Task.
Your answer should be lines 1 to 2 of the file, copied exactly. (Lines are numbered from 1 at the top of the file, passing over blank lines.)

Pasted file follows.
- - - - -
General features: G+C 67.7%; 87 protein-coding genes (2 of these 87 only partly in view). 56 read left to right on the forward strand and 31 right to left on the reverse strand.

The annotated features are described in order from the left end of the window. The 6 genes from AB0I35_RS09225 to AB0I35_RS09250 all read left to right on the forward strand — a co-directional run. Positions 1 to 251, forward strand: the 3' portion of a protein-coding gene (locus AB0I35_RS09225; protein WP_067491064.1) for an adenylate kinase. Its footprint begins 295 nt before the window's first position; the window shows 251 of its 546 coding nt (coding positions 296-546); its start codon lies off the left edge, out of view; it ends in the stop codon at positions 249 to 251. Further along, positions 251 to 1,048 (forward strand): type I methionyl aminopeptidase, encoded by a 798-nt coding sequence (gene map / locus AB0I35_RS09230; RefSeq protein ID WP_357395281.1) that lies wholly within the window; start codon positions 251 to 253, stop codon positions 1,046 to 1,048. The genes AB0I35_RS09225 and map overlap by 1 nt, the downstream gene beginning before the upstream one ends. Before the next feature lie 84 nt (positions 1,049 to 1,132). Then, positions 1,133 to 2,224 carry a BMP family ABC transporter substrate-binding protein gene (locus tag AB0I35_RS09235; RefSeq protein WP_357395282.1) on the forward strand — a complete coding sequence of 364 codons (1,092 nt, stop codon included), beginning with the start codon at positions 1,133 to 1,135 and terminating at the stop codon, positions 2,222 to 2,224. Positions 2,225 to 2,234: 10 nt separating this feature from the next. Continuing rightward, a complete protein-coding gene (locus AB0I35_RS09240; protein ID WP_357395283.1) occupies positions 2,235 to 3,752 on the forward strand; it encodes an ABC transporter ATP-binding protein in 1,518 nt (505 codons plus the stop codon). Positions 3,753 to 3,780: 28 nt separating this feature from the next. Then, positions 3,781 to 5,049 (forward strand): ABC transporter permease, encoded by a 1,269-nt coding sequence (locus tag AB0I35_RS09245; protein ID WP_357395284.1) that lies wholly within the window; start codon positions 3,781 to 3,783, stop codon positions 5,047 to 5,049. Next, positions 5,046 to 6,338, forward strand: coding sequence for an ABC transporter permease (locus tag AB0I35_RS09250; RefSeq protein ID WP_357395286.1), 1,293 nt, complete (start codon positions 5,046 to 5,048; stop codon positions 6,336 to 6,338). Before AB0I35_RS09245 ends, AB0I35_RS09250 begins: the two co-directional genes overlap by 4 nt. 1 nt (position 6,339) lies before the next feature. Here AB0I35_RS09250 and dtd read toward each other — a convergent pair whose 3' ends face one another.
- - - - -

General features: G+C 67.7%; 87 protein-coding genes (2 of these 87 only partly in view). 56 read left to right on the forward strand and 31 right to left on the reverse strand.

The annotated features are described in order from the left end of the window. The 6 genes from AB0I35_RS09225 to AB0I35_RS09250 all read left to right on the forward strand — a co-directional run. Positions 1 to 251, forward strand: the 3' portion of a protein-coding gene (locus AB0I35_RS09225; protein WP_067491064.1) for an adenylate kinase. Its footprint begins 295 nt before the window's first position; the window shows 251 of its 546 coding nt (coding positions 296-546); its start codon lies off the left edge, out of view; it ends in the stop codon at positions 249 to 251. Further along, positions 251 to 1,048 (forward strand): type I methionyl aminopeptidase, encoded by a 798-nt coding sequence (gene map / locus AB0I35_RS09230; RefSeq protein ID WP_357395281.1) that lies wholly within the window; start codon positions 251 to 253, stop codon positions 1,046 to 1,048. The genes AB0I35_RS09225 and map overlap by 1 nt, the downstream gene beginning before the upstream one ends. Before the next feature lie 84 nt (positions 1,049 to 1,132). Then, positions 1,133 to 2,224 carry a BMP family ABC transporter substrate-binding protein gene (locus tag AB0I35_RS09235; RefSeq protein WP_357395282.1) on the forward strand — a complete coding sequence of 364 codons (1,092 nt, stop codon included), beginning with the start codon at positions 1,133 to 1,135 and terminating at the stop codon, positions 2,222 to 2,224. Positions 2,225 to 2,234: 10 nt separating this feature from the next. Continuing rightward, a complete protein-coding gene (locus AB0I35_RS09240; protein ID WP_357395283.1) occupies positions 2,235 to 3,752 on the forward strand; it encodes an ABC transporter ATP-binding protein in 1,518 nt (505 codons plus the stop codon). Positions 3,753 to 3,780: 28 nt separating this feature from the next. Then, positions 3,781 to 5,049 (forward strand): ABC transporter permease, encoded by a 1,269-nt coding sequence (locus tag AB0I35_RS09245; protein ID WP_357395284.1) that lies wholly within the window; start codon positions 3,781 to 3,783, stop codon positions 5,047 to 5,049. Next, positions 5,046 to 6,338, forward strand: coding sequence for an ABC transporter permease (locus tag AB0I35_RS09250; RefSeq protein ID WP_357395286.1), 1,293 nt, complete (start codon positions 5,046 to 5,048; stop codon positions 6,336 to 6,338). Before AB0I35_RS09245 ends, AB0I35_RS09250 begins: the two co-directional genes overlap by 4 nt. 1 nt (position 6,339) lies before the next feature. Here AB0I35_RS09250 and dtd read toward each other — a convergent pair whose 3' ends face one another.